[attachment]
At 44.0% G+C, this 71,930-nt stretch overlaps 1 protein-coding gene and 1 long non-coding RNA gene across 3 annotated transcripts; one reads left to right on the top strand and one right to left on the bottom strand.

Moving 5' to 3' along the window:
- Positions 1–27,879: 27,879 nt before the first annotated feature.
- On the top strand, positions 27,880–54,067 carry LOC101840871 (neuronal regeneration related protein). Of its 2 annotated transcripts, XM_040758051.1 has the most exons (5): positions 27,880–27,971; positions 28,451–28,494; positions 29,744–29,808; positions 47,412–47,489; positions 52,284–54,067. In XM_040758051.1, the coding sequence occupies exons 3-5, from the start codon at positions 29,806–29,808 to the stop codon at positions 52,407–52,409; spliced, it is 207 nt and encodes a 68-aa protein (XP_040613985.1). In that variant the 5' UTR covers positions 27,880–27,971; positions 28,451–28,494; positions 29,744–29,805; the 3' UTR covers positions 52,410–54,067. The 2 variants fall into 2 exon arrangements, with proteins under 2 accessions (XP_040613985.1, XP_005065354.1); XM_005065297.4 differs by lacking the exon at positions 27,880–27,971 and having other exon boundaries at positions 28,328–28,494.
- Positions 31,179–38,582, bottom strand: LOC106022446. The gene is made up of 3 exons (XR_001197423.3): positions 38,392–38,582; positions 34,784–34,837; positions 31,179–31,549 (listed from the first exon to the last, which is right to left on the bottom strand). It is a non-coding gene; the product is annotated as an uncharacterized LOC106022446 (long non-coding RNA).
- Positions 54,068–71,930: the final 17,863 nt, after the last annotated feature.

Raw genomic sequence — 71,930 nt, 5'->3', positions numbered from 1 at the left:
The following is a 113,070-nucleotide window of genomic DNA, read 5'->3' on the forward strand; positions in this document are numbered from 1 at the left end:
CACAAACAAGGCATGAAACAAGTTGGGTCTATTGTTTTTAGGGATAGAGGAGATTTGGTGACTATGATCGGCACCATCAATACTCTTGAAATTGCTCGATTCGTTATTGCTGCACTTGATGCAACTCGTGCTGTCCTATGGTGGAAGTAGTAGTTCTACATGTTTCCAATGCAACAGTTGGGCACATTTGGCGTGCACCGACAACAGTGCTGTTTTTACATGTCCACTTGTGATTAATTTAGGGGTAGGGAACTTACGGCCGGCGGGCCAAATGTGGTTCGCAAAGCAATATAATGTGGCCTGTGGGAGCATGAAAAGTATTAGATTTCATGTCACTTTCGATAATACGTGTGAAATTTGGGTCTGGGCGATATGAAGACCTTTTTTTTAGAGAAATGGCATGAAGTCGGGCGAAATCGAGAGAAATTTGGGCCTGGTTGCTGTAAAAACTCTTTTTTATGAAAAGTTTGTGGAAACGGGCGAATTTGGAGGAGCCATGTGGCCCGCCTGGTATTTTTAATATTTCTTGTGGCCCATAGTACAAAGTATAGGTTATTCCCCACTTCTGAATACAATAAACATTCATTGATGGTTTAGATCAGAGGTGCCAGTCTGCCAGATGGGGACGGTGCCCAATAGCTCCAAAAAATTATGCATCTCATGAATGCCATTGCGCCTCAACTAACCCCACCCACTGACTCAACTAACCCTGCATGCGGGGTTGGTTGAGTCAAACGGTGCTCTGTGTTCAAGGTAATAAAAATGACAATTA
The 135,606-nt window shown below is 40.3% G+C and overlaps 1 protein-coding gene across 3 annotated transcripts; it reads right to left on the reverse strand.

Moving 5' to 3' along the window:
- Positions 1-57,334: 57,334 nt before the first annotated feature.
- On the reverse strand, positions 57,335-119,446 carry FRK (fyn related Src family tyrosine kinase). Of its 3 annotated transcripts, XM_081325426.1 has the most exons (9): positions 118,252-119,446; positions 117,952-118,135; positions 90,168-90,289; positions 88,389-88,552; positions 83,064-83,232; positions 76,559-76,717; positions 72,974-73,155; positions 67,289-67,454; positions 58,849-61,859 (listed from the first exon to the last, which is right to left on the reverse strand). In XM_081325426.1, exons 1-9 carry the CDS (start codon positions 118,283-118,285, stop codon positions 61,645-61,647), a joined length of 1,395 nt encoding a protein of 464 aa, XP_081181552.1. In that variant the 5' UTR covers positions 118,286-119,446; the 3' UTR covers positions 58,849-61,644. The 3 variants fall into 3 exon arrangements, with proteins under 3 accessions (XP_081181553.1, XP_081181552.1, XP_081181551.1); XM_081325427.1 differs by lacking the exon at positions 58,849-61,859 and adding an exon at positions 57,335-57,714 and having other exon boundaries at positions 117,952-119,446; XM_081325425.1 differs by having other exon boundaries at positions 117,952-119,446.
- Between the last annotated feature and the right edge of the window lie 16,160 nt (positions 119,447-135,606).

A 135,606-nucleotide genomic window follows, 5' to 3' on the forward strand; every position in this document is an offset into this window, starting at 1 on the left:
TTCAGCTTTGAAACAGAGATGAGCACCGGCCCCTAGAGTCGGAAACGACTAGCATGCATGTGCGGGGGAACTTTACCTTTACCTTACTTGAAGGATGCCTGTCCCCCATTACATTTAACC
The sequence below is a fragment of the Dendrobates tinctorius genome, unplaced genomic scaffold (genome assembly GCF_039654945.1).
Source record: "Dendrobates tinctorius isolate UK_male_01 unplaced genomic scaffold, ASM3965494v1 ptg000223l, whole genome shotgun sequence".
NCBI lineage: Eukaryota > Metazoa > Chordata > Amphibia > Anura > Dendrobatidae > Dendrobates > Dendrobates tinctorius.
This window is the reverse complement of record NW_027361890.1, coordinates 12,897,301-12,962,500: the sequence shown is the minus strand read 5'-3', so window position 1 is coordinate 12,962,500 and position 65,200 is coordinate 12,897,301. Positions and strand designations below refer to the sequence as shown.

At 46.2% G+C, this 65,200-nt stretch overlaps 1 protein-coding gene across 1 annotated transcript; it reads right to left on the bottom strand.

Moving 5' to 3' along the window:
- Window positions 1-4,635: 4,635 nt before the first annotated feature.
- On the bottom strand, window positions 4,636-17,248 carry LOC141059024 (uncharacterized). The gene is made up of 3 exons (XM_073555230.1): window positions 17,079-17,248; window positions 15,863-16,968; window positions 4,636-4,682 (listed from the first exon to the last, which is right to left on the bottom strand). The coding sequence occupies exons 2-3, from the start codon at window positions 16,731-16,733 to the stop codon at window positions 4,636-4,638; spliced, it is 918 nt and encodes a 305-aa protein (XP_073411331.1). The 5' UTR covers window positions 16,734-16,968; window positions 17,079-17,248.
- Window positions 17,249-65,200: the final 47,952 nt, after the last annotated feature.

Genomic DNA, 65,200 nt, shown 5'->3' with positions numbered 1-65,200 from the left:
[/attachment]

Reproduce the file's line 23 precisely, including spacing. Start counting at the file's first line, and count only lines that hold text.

- Window positions 1-4,635: 4,635 nt before the first annotated feature.